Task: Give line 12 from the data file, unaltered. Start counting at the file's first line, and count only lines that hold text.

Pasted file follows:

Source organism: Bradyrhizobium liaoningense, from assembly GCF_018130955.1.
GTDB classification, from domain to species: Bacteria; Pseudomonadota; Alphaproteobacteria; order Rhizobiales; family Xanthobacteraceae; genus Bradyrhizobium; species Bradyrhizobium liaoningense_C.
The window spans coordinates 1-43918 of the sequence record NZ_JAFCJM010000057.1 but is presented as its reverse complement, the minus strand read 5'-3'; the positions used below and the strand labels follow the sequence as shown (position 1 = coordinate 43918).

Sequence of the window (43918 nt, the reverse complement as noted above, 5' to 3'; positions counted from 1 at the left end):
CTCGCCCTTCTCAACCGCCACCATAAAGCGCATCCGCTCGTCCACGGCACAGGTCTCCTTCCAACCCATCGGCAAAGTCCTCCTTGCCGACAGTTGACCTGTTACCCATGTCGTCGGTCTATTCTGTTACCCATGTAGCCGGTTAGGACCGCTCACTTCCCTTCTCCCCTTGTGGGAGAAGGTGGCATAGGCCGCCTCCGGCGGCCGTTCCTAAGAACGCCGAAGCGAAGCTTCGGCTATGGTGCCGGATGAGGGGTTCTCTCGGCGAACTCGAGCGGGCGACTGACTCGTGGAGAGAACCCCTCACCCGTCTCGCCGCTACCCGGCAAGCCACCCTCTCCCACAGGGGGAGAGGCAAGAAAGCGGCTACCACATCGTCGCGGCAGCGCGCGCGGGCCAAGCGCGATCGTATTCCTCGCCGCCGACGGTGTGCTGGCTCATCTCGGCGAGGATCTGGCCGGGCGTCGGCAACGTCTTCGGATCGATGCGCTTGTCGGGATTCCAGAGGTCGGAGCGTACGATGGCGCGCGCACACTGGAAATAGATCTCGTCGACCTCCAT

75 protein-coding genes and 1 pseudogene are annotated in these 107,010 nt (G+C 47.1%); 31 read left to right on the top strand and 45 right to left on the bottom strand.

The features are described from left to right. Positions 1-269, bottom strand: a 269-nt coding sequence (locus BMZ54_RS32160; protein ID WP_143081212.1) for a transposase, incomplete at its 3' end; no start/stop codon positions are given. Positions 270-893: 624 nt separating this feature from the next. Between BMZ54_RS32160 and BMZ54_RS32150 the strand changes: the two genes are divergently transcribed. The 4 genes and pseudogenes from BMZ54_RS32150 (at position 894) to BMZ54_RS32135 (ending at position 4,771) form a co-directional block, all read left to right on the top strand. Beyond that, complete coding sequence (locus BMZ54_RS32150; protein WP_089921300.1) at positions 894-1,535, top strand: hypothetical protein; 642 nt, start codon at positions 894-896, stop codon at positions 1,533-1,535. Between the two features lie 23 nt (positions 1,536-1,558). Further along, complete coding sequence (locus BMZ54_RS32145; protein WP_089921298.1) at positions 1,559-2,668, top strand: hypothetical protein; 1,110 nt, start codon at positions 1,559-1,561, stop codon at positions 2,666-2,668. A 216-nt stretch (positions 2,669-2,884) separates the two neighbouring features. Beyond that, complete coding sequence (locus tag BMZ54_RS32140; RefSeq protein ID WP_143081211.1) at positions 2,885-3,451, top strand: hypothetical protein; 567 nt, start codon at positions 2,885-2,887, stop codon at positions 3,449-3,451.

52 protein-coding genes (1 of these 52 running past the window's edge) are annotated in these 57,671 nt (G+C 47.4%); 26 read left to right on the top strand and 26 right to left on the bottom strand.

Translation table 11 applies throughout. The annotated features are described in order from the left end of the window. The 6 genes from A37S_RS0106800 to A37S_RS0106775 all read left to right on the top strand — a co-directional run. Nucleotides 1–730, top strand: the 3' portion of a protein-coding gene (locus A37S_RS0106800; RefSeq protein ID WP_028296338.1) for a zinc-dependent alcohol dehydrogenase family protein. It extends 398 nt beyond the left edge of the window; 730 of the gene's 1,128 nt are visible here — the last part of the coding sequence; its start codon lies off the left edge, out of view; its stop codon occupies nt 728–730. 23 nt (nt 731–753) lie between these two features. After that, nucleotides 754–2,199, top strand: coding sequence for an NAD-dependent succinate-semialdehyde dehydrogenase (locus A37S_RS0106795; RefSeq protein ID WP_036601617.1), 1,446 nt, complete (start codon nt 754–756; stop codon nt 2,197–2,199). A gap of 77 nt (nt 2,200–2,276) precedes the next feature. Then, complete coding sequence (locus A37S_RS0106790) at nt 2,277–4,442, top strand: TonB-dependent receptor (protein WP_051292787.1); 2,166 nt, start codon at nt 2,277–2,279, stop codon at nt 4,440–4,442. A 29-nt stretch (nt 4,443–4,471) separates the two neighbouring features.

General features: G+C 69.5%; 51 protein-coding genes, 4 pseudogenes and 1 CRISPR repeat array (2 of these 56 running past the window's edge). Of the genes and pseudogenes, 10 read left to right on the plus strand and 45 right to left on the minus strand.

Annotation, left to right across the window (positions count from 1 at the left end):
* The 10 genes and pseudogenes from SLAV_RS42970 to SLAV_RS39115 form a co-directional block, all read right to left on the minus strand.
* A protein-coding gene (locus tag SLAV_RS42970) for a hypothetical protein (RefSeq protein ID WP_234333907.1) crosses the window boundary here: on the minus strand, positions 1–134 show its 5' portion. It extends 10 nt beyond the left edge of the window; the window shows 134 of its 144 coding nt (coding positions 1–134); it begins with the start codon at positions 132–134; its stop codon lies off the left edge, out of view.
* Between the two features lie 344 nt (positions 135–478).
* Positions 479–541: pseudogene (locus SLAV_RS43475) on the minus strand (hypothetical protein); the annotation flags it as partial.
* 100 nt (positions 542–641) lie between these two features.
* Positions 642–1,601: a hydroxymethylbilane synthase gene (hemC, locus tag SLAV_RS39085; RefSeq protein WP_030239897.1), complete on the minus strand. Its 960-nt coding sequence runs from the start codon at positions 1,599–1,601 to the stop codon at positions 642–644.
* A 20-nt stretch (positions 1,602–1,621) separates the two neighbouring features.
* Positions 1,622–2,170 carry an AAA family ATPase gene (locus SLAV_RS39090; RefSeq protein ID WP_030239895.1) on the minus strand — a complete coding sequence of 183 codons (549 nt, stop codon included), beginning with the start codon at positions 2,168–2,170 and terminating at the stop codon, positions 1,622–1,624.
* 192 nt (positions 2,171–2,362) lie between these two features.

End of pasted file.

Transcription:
* The 10 genes and pseudogenes from SLAV_RS42970 to SLAV_RS39115 form a co-directional block, all read right to left on the minus strand.